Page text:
Jesse Jackson opens up on 2020 and the changing Democratic Party

By Alex Thompson

CHICAGO — The Rev. Jesse Jackson has lost a step.

The 77-year-old two-time presidential candidate’s roaring sermons have become more muted and mumbled. His walk has become slow, unsteady. Parkinson's disease has taken its toll. At a news conference here over the weekend with Sen. Elizabeth Warren of Massachusetts, she held up the microphone for him when he spoke. Jackson’s Rainbow PUSH Coalition event on Saturday at the 4,000-capacity Apostolic Faith Church drew only a few hundred people.

But when it comes to the Democratic Party and its 2020 presidential primary, Jackson and his progressive organization for social change are more relevant than ever as the party embraces the issues he ran on three decades ago.

“The ’84 campaign broke the sound barrier,” he said in an interview after the Rainbow PUSH event, which featured Warren, Sen. Amy Klobuchar of Minnesota and Rep. Tulsi Gabbard of Hawaii. “Part of the whole idea was to sow seeds that would germinate.”

That’s why, even though Jackson may not command a podium or draw crowds as he once did, at least six presidential candidates are joining him during the annual Rainbow PUSH International Convention, which ends Tuesday. It’s also why candidates emphasize their ties to his presidential campaigns.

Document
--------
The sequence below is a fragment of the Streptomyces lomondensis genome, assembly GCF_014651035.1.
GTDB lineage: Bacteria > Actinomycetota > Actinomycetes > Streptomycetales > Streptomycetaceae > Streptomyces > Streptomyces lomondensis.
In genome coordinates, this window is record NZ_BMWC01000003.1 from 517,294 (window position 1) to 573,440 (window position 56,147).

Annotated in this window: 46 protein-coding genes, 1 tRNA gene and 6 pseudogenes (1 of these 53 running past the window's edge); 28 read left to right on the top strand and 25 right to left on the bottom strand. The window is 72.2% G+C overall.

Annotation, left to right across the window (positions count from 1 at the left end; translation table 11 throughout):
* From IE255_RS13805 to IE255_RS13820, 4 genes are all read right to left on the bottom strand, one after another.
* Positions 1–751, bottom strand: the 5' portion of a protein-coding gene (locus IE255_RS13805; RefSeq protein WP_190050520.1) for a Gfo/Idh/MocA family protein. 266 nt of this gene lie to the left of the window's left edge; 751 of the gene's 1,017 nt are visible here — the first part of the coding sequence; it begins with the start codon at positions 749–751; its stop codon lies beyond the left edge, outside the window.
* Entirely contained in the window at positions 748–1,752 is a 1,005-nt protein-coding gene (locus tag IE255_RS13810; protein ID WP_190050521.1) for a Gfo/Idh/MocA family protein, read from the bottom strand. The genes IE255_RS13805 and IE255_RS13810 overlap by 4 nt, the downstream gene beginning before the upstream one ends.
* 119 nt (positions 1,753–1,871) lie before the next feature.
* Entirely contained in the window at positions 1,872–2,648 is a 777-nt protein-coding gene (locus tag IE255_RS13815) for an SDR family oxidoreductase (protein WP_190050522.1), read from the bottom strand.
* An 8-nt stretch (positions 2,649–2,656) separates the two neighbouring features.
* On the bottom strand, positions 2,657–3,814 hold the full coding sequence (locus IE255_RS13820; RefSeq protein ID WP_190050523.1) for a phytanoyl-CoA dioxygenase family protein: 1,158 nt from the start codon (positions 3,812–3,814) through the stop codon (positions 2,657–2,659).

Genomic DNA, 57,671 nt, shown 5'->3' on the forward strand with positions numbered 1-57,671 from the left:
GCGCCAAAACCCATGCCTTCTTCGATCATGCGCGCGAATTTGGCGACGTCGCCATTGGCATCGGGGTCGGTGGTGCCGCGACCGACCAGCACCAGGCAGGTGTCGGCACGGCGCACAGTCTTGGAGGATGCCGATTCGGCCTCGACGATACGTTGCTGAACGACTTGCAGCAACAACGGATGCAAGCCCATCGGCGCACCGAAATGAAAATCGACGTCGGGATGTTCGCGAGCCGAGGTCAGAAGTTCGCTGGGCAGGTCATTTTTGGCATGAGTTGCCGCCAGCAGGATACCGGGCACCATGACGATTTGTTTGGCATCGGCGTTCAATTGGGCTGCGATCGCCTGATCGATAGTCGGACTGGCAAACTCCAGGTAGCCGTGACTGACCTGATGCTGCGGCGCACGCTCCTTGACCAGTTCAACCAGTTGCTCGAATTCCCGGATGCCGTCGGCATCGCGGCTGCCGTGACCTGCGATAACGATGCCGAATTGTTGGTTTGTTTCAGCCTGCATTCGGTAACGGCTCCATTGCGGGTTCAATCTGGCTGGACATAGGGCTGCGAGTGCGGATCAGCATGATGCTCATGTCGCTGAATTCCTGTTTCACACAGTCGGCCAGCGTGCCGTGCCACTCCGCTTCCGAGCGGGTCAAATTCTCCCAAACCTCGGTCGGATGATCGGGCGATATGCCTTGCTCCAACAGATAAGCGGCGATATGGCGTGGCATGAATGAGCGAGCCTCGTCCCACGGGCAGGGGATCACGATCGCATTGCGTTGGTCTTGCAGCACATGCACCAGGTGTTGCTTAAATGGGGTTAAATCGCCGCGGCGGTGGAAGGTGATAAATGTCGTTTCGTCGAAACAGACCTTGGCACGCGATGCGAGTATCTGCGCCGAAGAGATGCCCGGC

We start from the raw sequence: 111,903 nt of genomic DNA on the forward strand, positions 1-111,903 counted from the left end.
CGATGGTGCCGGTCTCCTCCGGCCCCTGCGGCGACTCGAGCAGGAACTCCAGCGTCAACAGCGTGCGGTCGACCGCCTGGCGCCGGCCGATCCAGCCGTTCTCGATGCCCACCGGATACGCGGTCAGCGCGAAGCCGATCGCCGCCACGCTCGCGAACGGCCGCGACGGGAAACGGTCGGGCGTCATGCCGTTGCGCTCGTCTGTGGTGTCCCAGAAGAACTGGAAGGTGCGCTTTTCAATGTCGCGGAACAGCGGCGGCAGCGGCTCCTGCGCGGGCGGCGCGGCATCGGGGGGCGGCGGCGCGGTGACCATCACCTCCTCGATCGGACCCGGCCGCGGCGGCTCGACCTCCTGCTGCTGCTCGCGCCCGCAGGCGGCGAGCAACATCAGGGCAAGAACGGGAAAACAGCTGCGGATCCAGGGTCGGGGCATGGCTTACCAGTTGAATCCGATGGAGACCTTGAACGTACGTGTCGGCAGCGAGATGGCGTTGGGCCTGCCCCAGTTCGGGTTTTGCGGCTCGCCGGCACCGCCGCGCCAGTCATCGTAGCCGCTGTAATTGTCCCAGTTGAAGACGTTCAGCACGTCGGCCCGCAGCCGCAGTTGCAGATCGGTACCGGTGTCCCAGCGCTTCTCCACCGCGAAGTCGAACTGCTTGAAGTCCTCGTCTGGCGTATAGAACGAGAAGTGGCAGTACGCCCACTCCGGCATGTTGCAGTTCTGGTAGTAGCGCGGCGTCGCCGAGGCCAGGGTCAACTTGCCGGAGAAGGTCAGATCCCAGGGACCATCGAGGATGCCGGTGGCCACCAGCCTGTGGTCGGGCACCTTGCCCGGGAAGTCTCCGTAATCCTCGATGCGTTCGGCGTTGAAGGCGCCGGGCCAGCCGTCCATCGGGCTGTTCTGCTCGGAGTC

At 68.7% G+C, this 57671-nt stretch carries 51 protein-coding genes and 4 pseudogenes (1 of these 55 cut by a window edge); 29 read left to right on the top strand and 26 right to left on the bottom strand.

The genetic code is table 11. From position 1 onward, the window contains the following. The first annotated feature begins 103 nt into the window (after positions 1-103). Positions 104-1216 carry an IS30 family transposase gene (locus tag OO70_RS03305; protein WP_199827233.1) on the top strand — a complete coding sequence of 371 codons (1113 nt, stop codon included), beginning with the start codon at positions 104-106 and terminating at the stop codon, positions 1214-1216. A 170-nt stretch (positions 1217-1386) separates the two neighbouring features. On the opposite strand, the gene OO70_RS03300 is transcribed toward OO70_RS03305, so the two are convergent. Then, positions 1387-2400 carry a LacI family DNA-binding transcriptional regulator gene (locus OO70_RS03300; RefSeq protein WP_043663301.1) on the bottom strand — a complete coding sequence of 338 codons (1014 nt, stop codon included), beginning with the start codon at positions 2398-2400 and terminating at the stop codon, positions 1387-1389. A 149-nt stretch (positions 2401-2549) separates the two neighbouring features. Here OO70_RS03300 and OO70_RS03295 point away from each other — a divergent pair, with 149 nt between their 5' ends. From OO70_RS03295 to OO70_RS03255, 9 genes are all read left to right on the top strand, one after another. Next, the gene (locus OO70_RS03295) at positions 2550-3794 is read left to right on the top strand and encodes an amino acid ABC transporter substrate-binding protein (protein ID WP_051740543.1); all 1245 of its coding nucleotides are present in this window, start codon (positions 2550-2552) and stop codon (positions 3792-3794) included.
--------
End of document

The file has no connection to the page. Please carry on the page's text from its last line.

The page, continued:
Sen. Bernie Sanders of Vermont talks about his endorsement of Jackson in 1988 while he was mayor of Burlington; Vanity Fair noted in its cover story of former Rep. Beto O’Rourke that he displays at home the picture of him meeting Jackson as a kid when his dad served as Texas co-chairman of Jackson’s campaigns; and Klobuchar mentioned in a speech on Saturday that her political mentor, the late Sen. Paul Wellstone, managed the Minnesota primary for Jackson.

Mayor Bill de Blasio of New York is set to appear with Jackson on Monday. Mayor Pete Buttigieg of South Bend, Ind., is scheduled to address Rainbow PUSH on Tuesday amid community anger back home over a police officer’s shooting and killing of a black man while not having his body camera turned on to record it.

In a wide-ranging interview about several of the 24 Democratic candidates and the most diverse presidential field in history, Jackson defended Buttigieg.

“What happened there is not his fault,” he said, blaming structural problems of longtime segregation in the city’s housing and the fact that most of the city’s police officers live outside the city, making them what he called an “occupying force” (Indiana law prohibits cities from requiring officers to live in city limits). “He handled it with humbleness — you know, ‘I failed,’” Jackson said, referring to Buttigieg’s remarks at the presidential debate last week. “But he failed not just because he wasn’t on it; he failed because of structural abnormality, and that’s why I think the press has some role to put issues in context.”

Jackson was less forgiving of former Vice President Joe Biden, who joined Jackson at a convention event on Friday. Speaking about Biden’s record on busing — which has become a flashpoint after Sen. Kamala Harris of California confronted him at the debate — Jackson said that Harris “established Biden on the states’ rights side of history,” which “cannot stand the test of time.” He framed Biden’s opposition to federally mandated busing as part of a larger debate over the federal government’s trying to create racial equality.